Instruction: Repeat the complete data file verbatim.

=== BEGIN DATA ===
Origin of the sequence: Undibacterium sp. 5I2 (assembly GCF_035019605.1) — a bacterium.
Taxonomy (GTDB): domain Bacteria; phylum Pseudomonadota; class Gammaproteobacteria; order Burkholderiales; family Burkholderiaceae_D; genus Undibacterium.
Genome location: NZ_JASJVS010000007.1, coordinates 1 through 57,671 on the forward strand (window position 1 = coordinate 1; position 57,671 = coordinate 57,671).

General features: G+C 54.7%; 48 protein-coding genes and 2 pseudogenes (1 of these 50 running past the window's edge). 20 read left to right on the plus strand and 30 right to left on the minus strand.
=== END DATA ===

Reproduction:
Origin of the sequence: Undibacterium sp. 5I2 (assembly GCF_035019605.1) — a bacterium.
Taxonomy (GTDB): domain Bacteria; phylum Pseudomonadota; class Gammaproteobacteria; order Burkholderiales; family Burkholderiaceae_D; genus Undibacterium.
Genome location: NZ_JASJVS010000007.1, coordinates 1 through 57,671 on the forward strand (window position 1 = coordinate 1; position 57,671 = coordinate 57,671).

General features: G+C 54.7%; 48 protein-coding genes and 2 pseudogenes (1 of these 50 running past the window's edge). 20 read left to right on the plus strand and 30 right to left on the minus strand.